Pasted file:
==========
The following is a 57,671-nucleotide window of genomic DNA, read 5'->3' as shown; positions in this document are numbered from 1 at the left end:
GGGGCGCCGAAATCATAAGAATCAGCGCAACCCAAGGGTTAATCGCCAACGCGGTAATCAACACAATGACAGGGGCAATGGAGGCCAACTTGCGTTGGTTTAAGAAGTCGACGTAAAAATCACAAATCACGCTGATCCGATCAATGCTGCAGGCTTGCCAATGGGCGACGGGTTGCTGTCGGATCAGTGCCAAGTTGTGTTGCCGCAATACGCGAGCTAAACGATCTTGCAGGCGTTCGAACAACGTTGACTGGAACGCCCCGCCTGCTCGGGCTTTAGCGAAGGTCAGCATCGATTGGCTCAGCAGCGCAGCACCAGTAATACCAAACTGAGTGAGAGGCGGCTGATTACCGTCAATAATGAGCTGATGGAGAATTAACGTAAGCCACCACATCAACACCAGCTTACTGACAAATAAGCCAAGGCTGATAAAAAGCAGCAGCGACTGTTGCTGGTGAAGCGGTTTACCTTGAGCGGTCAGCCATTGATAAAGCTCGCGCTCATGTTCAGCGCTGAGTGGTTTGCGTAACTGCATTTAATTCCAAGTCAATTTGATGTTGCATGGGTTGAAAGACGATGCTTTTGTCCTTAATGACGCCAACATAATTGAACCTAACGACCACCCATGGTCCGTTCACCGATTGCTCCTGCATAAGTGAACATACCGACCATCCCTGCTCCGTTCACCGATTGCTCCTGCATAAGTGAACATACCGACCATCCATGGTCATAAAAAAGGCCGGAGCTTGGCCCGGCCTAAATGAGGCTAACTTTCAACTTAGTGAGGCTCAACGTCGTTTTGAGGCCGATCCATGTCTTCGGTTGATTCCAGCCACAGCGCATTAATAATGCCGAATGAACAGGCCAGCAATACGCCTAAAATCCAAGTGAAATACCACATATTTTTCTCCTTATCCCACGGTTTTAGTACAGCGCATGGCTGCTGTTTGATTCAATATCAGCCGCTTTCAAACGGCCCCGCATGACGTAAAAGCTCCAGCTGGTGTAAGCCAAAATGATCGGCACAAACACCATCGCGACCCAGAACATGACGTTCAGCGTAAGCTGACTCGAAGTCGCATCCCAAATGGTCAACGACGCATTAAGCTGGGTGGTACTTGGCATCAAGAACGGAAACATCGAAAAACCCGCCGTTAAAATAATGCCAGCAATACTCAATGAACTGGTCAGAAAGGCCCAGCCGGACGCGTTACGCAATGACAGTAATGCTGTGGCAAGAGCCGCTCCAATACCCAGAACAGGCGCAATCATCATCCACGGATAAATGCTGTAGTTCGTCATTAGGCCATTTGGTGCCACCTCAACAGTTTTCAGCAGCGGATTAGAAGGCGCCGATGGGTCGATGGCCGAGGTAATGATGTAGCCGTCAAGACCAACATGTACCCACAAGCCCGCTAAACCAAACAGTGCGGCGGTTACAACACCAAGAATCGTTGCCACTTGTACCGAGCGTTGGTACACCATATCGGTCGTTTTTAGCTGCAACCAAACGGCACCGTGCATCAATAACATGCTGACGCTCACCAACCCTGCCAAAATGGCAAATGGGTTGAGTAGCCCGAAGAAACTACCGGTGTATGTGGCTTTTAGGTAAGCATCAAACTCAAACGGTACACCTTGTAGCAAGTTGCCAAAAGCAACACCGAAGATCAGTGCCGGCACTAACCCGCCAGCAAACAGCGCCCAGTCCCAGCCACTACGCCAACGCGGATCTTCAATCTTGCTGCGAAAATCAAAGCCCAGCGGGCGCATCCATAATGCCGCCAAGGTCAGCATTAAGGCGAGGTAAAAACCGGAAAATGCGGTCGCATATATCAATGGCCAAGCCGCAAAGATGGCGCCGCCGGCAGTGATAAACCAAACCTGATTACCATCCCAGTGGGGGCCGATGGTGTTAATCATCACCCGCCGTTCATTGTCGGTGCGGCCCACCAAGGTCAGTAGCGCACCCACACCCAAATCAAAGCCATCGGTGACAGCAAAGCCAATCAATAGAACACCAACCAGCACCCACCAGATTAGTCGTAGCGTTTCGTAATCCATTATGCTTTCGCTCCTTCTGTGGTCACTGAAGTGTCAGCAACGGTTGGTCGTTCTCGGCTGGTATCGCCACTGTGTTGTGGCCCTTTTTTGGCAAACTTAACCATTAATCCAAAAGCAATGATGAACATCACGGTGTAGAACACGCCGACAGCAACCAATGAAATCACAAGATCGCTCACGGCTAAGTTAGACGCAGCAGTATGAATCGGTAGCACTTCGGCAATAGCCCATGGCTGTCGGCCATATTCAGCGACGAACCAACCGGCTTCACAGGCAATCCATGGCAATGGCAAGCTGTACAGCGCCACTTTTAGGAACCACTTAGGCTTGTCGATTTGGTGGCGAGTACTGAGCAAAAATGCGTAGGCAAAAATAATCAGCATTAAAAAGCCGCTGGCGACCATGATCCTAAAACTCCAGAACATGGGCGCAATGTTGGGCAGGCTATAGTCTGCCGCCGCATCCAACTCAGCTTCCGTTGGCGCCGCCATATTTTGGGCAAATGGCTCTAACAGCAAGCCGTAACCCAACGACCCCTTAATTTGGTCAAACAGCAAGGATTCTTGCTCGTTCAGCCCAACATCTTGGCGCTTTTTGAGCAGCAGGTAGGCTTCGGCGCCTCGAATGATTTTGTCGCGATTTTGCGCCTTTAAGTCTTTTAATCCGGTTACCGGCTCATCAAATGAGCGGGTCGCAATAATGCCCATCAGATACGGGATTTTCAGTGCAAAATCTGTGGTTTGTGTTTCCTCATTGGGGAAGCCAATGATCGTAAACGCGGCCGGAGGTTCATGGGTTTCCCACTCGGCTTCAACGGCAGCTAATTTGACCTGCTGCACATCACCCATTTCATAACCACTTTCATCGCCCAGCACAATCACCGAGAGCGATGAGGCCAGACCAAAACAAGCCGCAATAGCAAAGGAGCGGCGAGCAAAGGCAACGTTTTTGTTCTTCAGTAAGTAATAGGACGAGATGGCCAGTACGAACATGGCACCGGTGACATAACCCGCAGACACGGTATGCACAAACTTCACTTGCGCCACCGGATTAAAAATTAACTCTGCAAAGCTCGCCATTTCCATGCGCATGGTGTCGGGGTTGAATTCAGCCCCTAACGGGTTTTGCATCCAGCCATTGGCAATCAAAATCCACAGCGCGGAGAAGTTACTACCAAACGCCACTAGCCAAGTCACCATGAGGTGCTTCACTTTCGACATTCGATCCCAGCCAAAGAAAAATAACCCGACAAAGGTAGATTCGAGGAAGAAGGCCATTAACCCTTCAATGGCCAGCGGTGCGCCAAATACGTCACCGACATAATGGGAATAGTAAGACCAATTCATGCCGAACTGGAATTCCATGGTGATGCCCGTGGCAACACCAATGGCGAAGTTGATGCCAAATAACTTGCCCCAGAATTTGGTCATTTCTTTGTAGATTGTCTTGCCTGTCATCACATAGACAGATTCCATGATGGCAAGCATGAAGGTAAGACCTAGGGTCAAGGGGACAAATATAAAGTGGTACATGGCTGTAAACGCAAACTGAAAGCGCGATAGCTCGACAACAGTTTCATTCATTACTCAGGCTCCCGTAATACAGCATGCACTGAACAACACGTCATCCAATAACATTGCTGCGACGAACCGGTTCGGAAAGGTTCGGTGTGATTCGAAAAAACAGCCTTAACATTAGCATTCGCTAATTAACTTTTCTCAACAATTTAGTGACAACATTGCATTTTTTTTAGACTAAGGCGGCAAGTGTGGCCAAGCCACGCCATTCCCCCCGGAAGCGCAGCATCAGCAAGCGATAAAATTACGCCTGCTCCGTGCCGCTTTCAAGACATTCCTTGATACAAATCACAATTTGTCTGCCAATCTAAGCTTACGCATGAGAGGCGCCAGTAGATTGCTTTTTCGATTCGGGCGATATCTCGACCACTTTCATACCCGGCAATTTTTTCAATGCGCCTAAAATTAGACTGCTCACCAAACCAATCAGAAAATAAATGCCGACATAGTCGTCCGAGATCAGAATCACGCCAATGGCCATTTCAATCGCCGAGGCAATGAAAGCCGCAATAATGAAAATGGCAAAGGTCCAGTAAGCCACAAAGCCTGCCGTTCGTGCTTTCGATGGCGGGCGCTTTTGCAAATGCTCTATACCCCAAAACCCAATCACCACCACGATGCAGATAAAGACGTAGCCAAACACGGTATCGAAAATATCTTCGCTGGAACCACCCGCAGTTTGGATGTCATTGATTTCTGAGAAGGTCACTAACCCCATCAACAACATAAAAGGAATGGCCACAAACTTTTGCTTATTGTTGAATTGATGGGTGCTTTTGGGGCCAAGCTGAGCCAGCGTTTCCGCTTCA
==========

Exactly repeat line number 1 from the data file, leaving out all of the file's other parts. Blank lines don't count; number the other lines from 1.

The following is a 57,671-nucleotide window of genomic DNA, read 5'->3' as shown; positions in this document are numbered from 1 at the left end: